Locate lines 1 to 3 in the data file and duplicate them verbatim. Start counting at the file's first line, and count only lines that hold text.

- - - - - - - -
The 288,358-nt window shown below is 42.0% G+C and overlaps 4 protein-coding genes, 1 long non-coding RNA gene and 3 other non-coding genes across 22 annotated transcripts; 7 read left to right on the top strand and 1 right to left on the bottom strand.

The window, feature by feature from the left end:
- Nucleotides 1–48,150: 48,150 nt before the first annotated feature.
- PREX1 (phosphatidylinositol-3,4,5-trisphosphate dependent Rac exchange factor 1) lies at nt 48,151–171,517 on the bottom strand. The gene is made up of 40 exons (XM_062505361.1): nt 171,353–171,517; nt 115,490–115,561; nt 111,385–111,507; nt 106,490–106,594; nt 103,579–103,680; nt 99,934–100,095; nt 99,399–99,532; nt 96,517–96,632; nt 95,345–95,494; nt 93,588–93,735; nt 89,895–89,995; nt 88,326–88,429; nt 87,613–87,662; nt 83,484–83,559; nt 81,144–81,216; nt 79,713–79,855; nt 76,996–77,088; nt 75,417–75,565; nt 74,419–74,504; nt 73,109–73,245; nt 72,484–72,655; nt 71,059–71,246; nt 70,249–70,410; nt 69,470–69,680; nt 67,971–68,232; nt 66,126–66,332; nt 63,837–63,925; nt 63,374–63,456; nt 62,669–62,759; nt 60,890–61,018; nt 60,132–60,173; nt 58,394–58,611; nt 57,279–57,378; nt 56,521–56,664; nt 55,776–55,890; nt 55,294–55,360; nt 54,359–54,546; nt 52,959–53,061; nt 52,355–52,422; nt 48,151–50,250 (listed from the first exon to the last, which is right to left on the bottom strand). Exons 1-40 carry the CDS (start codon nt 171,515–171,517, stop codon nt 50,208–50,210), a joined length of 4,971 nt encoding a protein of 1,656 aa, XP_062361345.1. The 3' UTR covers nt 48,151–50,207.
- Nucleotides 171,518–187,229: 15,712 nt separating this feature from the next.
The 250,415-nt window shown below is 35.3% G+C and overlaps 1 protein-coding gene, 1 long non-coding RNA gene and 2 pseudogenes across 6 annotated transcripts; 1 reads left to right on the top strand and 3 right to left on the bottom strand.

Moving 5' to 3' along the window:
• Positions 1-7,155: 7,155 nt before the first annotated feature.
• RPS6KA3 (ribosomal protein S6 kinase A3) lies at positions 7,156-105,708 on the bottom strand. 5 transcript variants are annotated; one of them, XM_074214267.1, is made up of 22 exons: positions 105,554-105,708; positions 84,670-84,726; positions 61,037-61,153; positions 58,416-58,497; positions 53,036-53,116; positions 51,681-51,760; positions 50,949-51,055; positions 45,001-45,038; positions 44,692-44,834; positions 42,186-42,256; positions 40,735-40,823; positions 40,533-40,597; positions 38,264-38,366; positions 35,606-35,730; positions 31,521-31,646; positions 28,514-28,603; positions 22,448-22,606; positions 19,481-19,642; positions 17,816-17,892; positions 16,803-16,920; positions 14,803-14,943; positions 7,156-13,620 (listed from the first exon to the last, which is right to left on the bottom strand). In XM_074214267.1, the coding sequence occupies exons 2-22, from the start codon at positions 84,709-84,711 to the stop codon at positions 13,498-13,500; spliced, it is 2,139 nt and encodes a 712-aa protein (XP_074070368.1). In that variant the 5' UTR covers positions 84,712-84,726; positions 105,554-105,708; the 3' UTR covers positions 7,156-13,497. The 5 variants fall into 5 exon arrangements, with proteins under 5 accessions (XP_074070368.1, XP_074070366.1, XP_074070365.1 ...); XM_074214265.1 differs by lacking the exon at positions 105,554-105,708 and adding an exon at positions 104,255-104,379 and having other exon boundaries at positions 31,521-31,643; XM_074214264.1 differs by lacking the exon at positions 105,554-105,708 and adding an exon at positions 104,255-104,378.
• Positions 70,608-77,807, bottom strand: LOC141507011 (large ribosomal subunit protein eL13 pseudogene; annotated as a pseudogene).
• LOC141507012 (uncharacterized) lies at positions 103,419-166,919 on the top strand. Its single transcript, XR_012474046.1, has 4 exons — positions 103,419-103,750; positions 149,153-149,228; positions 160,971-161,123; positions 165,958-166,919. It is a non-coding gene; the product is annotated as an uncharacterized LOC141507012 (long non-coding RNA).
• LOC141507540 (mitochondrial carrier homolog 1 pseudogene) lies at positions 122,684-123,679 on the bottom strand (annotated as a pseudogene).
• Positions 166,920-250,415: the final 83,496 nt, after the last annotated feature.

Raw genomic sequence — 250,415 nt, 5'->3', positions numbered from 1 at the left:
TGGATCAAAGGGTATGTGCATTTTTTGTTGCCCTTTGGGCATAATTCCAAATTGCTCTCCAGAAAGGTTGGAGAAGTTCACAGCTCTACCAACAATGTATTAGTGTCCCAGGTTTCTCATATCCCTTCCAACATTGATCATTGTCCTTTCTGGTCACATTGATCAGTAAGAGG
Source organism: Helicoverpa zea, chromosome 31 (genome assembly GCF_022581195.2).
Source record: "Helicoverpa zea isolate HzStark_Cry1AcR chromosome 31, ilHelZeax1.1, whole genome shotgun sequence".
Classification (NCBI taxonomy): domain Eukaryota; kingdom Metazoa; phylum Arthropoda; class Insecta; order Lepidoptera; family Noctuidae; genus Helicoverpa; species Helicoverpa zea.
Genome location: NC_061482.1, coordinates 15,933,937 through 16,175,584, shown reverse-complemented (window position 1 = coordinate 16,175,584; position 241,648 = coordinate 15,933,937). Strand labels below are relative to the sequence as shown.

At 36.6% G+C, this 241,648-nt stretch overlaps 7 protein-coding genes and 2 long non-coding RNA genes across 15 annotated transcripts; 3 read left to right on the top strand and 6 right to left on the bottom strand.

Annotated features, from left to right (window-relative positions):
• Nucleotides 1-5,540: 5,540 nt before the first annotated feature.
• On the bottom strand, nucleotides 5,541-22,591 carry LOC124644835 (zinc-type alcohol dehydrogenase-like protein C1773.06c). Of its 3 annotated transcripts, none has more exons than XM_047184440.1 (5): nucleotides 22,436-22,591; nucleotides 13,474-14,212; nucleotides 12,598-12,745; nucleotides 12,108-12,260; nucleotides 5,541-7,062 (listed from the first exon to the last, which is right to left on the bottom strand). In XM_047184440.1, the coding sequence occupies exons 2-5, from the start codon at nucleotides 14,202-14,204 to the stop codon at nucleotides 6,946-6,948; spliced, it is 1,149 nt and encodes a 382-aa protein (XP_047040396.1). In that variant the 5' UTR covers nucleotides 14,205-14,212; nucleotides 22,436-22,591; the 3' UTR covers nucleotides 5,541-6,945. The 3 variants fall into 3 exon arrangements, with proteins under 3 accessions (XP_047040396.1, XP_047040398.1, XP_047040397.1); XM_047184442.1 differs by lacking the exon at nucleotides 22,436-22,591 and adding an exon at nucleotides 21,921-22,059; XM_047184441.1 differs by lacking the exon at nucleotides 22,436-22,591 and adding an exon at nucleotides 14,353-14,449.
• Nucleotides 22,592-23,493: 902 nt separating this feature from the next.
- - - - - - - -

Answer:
The 288,358-nt window shown below is 42.0% G+C and overlaps 4 protein-coding genes, 1 long non-coding RNA gene and 3 other non-coding genes across 22 annotated transcripts; 7 read left to right on the top strand and 1 right to left on the bottom strand.

The window, feature by feature from the left end:
- Nucleotides 1–48,150: 48,150 nt before the first annotated feature.